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MICHIGAN CITY | Dave Benjamin lived to tell the story hundreds of drowning victims in Lake Michigan can not.

Benjamin nearly drowned in Lake Michigan while surfing off the Portage shoreline on Dec. 26, 2010. 

"I was choking on water and being pushed under the water," Benjamin said. "I'm in instant panic. I can hear my surf board getting knocked into the wall."

Benjamin was trying to signal to his buddies, but couldn't catch his breath. As he was being held underwater, he remembered an article he read that saved his life.

"I got on my back and I floated and thought great, I got my air back," he said. "The waves were pushing me toward the wall and there's a structural current pulling me out."

Benjamin floated on his back in the swirling currents for about 40 minutes before the waves pushed him into open water and he made it to shore.

Benjamin decided that day to dedicate himself to water safety education, which led to the creation of the Great Lakes Surf Rescue Project. The group teaches water safety classes and works with families to advocate for water safety.

His group led a Great Lakes Beach Hazards and Water Safety Conference Tuesday at Michigan City Hall. The event aimed to bring educators, first responders, property managers, National Weather Service meteorologists and members of the press together to address the issue of safety in the waters.

Benjamin said 384 people drowned in the Great Lakes since 2010, with half of those occurring in Lake Michigan. Half of the Lake Michigan drownings, he said, occurred in the southern portion of the lake.

One of those victims was Matt Kocher, 15, of Tinley Park, Ill., who drowned in rip currents in Lake Michigan off the New Buffalo shoreline in 2013.

"Matt was not educated about the dangers in Lake Michigan and he died," said his father, John Kocher on Tuesday.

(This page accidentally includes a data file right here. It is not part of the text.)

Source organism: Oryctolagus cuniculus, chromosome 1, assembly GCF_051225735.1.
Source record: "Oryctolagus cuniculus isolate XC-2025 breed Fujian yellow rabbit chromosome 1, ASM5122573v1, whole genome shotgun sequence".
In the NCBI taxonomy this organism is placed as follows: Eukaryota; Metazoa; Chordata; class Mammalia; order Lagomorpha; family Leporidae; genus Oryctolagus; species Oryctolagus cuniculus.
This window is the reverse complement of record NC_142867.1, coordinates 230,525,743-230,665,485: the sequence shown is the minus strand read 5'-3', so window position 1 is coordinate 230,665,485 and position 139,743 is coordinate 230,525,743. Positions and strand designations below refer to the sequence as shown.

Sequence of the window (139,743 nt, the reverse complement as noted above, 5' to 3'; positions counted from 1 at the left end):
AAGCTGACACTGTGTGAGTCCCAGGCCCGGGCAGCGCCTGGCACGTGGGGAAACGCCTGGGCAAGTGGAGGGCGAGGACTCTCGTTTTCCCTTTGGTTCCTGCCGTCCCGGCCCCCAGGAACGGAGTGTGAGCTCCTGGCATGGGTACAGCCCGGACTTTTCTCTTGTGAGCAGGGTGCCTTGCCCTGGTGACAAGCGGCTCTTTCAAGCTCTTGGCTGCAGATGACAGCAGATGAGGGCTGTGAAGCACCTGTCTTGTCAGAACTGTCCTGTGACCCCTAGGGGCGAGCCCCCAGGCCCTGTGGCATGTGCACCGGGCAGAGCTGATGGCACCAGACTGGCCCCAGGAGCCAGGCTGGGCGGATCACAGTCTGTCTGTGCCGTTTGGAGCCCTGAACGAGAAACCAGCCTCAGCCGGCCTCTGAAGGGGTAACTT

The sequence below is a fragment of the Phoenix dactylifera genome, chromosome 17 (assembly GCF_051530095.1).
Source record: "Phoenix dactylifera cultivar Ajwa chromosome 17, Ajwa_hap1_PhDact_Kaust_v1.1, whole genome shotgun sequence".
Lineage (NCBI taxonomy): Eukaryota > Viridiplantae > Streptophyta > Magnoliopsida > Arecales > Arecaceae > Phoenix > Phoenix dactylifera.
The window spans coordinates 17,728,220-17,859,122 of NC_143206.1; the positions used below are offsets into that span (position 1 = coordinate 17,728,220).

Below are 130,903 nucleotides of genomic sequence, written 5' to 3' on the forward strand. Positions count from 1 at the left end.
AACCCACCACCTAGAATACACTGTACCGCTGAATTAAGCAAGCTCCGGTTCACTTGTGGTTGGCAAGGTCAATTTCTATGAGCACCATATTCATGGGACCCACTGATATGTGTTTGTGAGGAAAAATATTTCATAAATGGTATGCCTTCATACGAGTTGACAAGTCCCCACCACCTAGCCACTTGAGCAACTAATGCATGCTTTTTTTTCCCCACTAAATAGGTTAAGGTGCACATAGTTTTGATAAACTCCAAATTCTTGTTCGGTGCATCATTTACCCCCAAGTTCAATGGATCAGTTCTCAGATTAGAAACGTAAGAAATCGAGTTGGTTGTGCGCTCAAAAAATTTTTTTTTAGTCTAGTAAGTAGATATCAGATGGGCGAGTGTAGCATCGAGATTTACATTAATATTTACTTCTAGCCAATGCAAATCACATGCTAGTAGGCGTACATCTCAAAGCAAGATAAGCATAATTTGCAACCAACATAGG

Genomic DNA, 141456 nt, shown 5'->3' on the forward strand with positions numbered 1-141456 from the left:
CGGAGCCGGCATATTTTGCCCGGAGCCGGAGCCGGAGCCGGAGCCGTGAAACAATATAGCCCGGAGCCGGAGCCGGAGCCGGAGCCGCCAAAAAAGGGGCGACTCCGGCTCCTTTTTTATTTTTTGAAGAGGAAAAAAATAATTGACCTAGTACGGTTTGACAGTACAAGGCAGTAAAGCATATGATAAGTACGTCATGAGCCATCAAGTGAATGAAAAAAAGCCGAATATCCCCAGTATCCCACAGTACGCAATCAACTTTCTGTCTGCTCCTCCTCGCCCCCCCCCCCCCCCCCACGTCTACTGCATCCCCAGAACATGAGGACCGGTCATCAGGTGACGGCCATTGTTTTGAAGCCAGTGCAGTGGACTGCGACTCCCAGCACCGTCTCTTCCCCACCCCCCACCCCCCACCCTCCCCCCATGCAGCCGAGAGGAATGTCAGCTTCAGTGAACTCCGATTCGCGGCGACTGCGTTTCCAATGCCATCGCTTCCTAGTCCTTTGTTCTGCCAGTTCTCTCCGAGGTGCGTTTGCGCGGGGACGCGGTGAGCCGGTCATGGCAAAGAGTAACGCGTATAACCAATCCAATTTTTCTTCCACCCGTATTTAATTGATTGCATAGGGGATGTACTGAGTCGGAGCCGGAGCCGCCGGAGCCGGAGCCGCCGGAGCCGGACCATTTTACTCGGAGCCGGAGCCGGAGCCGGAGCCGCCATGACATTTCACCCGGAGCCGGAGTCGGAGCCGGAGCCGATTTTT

Kocher said Matt was 6 feet 4 inches tall and weighed 233 pounds. He took his son for his football physical the day before he died. 

"He still was no match for the power of a rip current," Kocher said.

Kocher said most people learn to swim in the controlled environment of a swimming pool, with still waters and clearly defined depths. He said increased attention needs to be directed at open water training and closing beaches to swimmers on days when waves and rip currents present dangers. 

Many beaches post warnings, but allow swimmers to enter the water at their own risk. The day his son died, a red flag warning was issued advising against swimming.

"If Matt knew about red flag warnings, about rip currents, if someone would have said, 'Hey, get out of the water,' he would have said, 'Oops, sorry,'" Kocher said. "He was that kind of kid."

Studies show drowning is the third leading cause of accidental death worldwide and the second leading cause of accidental death for children ages 1-14 (behind car crashes).

Benjamin said there is a stigma to drowning, with the public tending to blame the victims, parents or caregivers.

"It leads people to believe, 'It can't happen to me,'" Benjamin said.

Benjamin's Great Lakes Surf Rescue Project advocates the three F method for surviving a water accident: Flip over on your back, float and follow the safest path out of the water.

"As long as you're floating, you're alive," he said.

Benjamin said since 2009, $800 million has been spent in Illinois, Indiana and Michigan on efforts to lure people to water-based activities.

"What percentage of that could have funded water safety school curriculum?" Benjamin said. 

Kocher said he believes planners may be worried about "a 'Jaws' effect," fearing too many warnings would keep beachgoers -- and the money they spend in surrounding businesses -- away. 

"Is the safety of the visitors to our lakeside communities our No. 1 priority?" Kocher said.

Benjamin noted the tornado, fire, active shooter and earthquake drills in public schools, saying similar curriculum needs to be in schools to prevent drownings. 

"We have the curriculum," he said. "We're looking for funding to launch in the Great Lakes region and then launch it nationally."

Megan Dodson, of the National Weather Service office in Syracuse, Ind., said a consistent, clear message about lake water safety is crucial.

"People need to hear the same message being repeated multiple times from multiple resources so it becomes common sense, just like wearing a seatbelt," Dodson said.